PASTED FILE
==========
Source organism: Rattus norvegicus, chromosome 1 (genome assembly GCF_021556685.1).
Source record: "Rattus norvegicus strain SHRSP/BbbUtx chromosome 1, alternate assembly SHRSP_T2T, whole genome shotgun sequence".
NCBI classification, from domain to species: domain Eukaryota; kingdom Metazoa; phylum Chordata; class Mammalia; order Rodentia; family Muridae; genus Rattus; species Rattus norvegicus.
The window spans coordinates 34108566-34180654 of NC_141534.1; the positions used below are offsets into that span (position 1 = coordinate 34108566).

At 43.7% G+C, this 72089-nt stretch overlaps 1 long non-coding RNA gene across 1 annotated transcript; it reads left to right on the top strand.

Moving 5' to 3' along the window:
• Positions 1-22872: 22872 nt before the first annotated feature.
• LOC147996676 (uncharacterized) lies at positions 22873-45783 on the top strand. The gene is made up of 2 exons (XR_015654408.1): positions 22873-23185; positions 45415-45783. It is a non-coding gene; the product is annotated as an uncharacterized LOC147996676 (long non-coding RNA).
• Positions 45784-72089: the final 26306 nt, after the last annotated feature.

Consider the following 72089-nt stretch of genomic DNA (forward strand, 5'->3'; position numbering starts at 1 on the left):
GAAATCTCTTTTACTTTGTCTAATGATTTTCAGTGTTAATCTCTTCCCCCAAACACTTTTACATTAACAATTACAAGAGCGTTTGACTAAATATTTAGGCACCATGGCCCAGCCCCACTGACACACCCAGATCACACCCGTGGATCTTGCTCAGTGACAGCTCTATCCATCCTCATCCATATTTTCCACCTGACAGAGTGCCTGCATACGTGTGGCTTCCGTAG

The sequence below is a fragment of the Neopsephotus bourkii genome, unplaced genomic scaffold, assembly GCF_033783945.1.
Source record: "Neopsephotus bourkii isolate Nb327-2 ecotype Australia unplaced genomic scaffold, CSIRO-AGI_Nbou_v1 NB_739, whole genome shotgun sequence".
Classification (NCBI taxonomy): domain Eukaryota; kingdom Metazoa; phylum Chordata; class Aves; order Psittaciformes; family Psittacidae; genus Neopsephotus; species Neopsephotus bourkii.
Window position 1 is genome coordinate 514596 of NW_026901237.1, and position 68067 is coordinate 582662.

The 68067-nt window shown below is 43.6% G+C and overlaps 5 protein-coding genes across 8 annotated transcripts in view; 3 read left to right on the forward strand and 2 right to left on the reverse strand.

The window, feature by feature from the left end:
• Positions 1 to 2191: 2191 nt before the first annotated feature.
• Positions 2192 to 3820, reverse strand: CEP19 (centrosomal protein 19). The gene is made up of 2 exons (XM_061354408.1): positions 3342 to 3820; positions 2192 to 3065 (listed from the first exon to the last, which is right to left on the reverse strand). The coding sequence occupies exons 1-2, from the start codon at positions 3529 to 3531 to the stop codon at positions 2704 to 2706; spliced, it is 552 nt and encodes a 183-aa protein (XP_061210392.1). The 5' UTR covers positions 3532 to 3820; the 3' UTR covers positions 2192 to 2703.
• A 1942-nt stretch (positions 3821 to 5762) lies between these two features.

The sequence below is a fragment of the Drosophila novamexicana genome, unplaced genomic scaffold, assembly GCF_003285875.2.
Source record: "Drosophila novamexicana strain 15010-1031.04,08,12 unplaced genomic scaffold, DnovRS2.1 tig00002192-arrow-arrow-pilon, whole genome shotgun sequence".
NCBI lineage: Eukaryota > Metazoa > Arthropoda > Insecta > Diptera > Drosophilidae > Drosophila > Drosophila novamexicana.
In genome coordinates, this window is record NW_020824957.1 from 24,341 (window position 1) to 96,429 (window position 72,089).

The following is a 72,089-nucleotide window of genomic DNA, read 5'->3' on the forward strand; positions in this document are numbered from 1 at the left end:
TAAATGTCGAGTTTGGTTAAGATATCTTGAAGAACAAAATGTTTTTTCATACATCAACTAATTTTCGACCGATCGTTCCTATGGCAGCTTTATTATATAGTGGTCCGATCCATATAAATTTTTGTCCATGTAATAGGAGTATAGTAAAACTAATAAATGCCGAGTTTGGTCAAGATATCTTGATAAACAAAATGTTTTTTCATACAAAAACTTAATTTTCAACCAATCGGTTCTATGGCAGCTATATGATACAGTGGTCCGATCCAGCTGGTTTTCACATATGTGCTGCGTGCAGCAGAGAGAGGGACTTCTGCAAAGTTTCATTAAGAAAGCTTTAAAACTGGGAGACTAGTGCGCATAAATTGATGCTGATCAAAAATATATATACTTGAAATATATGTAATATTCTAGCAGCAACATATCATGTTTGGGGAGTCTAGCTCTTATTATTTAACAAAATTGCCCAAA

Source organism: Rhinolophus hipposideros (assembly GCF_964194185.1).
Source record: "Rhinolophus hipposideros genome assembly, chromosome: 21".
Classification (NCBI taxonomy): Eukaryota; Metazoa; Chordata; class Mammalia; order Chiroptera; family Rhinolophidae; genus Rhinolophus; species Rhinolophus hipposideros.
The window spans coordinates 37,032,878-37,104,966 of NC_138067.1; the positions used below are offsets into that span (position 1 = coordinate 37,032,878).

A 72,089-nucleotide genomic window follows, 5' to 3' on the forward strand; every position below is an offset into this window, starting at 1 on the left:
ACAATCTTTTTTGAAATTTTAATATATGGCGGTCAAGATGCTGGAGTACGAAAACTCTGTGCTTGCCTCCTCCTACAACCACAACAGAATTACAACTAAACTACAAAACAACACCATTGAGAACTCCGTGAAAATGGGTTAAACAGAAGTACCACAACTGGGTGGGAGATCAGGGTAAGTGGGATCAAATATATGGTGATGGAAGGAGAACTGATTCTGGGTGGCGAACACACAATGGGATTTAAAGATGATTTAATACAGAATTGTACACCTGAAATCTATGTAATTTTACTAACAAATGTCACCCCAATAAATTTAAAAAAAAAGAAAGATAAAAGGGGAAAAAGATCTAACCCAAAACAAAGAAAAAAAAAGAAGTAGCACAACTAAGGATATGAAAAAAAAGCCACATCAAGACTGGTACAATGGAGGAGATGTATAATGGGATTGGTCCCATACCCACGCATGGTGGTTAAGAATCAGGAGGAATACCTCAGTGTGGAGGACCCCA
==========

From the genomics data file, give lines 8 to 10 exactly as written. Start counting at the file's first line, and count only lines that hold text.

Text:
• LOC147996676 (uncharacterized) lies at positions 22873-45783 on the top strand. The gene is made up of 2 exons (XR_015654408.1): positions 22873-23185; positions 45415-45783. It is a non-coding gene; the product is annotated as an uncharacterized LOC147996676 (long non-coding RNA).
• Positions 45784-72089: the final 26306 nt, after the last annotated feature.

Consider the following 72089-nt stretch of genomic DNA (forward strand, 5'->3'; position numbering starts at 1 on the left):